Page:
I have the keys to their enclosures. The raptors. I open them, one at a time, and do service for owls and hawks and eagles and falcons. I rake and clean and water while they, wild talon shod birds, study my every move. As I work, I can’t help but ask: how do you talk to Owls?
One morning the dog runs ahead of us, head in the air. He’s a big mastiff boxer mix, so I’m unprepared for his birding abilities. There’s an owl in the tree above our heads as we catch up to him. He’s got his neck craned staring at it the way my pointer used to, though his forward leg isn’t up and I’m pretty sure he’ll get bored before long and move on. Meanwhile, R. and I are staring up and enjoying how the owl stares back. He really isn’t staring at us. He checks us out, then looks in other directions, swiveling his head like a well oiled ball bearing. Or a yogi master. Anyway, he’s beautiful. And wild. And then he moves suddenly, without warning, he is in the air and soars away on wide wings. Slight angles through the trees ahead of us, drops under around through and beyond. Gone.
He’s probably the one we hear from the bedroom window at night, when we wake to pee, lying in bed listening afterward not wanting to sleep. Wanting to soar out into the night, and sit, hooting with him. There’s something about the life of a wild animal that feels so right when they’re out there doing life, doing what they’re supposed to do. Although the VINS birds can’t be released for legitimate reasons, they’re caged and that changes them. I don’t feel sad about it the way animals in a zoo or circus depress me, but I do feel that their lives have been compromised. This compromise actually makes them special, like ambassadors.
So I’m sweeping the floor in the staff area. The place they chop rabbits and chickens and mice to prepare food for the birds. Chasing feathers around thinking my expertise does not include such a momentous task. The feathers flip into the air, resettle in whirlwinds, chase the broom and run away from it, laugh at my attempts to gather them. I’m laughing at myself as I sweep. Herculean tasks, or the ones that are never meant to be completed, like Sisyphus.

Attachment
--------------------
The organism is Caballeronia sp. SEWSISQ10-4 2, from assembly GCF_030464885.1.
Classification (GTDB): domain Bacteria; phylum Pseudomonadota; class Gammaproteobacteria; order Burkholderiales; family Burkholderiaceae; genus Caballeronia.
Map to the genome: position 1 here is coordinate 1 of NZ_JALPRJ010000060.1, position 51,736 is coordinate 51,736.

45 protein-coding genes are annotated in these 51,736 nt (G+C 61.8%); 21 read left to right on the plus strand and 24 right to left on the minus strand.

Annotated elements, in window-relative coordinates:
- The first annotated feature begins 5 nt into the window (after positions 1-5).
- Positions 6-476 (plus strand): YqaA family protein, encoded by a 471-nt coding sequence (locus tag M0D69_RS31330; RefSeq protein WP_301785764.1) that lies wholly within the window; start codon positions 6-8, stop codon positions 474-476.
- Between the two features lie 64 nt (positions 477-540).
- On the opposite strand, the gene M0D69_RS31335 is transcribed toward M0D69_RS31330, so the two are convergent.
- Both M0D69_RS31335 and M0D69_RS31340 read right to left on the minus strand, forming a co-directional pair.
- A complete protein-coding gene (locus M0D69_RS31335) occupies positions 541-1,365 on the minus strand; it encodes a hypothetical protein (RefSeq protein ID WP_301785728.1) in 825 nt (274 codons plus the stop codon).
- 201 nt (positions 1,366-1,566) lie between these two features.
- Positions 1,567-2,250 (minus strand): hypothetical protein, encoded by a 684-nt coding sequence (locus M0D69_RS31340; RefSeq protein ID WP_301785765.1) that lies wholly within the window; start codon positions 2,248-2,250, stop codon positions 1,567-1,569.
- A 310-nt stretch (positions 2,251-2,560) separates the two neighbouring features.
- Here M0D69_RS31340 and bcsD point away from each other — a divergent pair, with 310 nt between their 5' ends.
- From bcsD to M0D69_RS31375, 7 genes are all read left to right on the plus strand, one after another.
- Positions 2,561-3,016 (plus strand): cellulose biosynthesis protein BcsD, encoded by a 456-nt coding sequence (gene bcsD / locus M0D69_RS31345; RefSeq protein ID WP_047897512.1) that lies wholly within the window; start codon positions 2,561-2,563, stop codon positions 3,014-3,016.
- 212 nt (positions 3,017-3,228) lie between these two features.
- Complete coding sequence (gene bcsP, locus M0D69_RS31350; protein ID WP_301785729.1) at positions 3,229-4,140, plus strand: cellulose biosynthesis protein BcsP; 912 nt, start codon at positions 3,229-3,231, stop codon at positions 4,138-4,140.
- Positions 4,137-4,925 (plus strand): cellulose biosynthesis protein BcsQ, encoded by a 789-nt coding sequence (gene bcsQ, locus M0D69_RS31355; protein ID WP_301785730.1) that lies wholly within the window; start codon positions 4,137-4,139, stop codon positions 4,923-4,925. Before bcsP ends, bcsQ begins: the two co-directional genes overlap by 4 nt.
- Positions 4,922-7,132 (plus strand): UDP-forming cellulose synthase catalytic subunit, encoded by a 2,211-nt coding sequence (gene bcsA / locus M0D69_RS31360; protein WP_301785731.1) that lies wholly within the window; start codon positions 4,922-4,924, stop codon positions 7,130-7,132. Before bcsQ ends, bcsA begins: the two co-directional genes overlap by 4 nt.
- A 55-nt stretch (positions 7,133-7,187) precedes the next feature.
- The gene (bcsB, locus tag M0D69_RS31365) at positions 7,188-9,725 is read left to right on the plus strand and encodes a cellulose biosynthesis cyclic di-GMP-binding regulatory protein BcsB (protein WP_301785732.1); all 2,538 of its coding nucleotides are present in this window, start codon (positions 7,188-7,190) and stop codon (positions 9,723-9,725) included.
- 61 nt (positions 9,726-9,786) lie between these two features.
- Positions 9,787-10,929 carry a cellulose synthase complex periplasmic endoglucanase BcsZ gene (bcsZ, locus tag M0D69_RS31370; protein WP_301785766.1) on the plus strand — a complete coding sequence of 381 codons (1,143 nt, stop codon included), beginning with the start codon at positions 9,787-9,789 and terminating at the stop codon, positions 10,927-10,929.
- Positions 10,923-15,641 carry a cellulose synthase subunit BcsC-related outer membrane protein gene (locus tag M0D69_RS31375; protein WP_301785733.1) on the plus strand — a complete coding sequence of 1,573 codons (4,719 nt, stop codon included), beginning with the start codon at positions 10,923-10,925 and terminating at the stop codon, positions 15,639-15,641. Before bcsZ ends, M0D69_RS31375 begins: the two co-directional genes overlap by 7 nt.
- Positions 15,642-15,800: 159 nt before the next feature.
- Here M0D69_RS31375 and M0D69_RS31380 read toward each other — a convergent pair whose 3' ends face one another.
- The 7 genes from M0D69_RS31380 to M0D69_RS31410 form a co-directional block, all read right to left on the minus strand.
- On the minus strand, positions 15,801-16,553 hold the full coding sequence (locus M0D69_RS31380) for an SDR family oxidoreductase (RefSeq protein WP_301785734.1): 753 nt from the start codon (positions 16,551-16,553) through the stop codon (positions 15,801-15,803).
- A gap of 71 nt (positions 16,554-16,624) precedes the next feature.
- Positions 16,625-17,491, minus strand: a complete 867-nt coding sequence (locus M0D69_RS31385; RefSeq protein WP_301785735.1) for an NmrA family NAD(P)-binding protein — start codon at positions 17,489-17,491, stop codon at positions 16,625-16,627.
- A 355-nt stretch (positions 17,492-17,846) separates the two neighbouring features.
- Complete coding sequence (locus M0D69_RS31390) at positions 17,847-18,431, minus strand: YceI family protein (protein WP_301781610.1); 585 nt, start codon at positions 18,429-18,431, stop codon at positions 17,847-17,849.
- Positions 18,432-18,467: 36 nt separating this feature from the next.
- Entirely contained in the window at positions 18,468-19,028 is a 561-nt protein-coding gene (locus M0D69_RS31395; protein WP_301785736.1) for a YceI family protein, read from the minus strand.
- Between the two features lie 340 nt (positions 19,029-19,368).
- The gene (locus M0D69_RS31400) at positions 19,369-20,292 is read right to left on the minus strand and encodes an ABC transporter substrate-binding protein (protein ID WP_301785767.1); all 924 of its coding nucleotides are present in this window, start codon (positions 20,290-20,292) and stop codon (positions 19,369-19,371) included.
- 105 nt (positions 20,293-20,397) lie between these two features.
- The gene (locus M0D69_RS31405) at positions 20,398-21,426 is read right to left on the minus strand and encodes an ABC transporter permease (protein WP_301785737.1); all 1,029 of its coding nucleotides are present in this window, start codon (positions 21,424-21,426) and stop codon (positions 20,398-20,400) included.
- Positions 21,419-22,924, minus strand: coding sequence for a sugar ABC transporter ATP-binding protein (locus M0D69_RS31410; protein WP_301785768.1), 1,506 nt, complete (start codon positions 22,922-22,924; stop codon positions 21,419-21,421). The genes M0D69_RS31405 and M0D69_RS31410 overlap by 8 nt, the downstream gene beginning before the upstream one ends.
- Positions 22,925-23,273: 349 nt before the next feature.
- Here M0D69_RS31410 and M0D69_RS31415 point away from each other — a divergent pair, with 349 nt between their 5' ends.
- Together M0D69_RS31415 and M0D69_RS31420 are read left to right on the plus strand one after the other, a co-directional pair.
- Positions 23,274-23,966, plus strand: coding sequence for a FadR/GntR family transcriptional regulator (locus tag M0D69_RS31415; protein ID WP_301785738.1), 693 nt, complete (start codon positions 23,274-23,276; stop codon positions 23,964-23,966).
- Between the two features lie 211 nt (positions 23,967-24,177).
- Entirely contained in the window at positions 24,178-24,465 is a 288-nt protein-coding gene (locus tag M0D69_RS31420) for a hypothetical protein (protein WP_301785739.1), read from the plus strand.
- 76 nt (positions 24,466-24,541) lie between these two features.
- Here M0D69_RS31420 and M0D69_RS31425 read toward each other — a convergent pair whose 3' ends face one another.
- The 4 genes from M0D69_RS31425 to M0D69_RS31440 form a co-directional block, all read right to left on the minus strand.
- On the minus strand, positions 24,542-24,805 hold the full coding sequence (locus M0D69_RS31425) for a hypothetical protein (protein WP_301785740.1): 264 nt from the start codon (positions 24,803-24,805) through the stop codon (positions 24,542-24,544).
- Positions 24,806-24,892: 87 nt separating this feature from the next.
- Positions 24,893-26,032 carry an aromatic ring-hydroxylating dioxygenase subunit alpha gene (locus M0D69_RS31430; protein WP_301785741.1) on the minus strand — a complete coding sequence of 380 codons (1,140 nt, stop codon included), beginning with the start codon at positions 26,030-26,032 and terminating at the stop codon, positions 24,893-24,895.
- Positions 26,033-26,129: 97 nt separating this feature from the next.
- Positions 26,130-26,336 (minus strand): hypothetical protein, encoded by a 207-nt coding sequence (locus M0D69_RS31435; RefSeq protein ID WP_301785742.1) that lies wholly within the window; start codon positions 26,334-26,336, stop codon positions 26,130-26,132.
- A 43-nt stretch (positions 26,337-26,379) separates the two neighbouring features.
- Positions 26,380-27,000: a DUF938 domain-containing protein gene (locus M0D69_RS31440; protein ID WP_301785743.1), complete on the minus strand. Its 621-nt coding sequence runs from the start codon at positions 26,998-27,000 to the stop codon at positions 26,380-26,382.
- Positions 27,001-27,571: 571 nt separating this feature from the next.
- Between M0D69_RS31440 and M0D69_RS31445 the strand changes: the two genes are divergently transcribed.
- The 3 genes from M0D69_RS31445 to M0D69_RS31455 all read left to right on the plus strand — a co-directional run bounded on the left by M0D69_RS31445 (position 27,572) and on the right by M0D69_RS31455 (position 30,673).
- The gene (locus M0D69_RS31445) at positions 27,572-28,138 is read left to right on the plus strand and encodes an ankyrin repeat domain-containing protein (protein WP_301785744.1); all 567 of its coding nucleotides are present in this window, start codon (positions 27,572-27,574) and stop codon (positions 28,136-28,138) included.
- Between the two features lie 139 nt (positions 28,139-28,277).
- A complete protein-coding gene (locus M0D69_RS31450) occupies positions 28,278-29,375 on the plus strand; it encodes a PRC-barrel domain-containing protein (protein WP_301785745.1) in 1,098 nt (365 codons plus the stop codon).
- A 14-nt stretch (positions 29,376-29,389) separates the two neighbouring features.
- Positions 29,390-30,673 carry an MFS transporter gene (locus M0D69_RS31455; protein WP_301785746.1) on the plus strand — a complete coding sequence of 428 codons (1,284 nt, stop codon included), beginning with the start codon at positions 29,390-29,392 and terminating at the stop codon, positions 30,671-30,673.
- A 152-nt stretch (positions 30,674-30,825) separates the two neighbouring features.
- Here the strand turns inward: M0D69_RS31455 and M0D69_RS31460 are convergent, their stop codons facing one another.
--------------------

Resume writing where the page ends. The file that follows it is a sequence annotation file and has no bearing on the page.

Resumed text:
The back door opens and a handler comes in saying “bird”. It’s my signal to get out of the way. Just in case, cause you never know when big spread wings are going to slap your face off. I step out of the hall into a dead end alley that leads to a few other cages. The handler smiles and nods down the alley and says, that’s where I’m going. So I move again.
The barred owl eyes me as they pass, leaning out of his perch on her arm to keep eye contact as they move. He peers over her shoulder straight into my gaze as they head down the alley. As she puts him on the scale to be weighed, he moves sidewise to look over her shoulder to stare at me. She shifts sidewise to the left, he shifts to the right, keeping his eyes on mine. She moves to the right, he shifts left. Then, when the weighing dance is done, she gets him back on her arm, and he doesn’t break the contact. The broom is settled under my armpit and I’m leaning into the wall not moving. Me and the bird, we’re talking. Or at least, something is happening. Not until they go past me again and out the door do we stop this momentous communication.
This is an experience that is rare even among humans. I mean, when was the last time you spent more than five minutes gazing into someone’s eyes?
I don’t know why, but this bird has tranced me. Neither of us are blinking in all that time and my mind is full of a singular wonderful image. I’m in silhouette forest, tree branches appearing in view and disappearing as I pass them. I’m rising and falling in and out of the silhouette branches, contours of trails that are made from tree tops, moon glow spaces and sky openings.
I don’t know whether I’m getting these images from the bird, who remembers, or I’m sending them to the bird who forgets, but I’m there. I’m with him. And he’s with me and we’re hunting.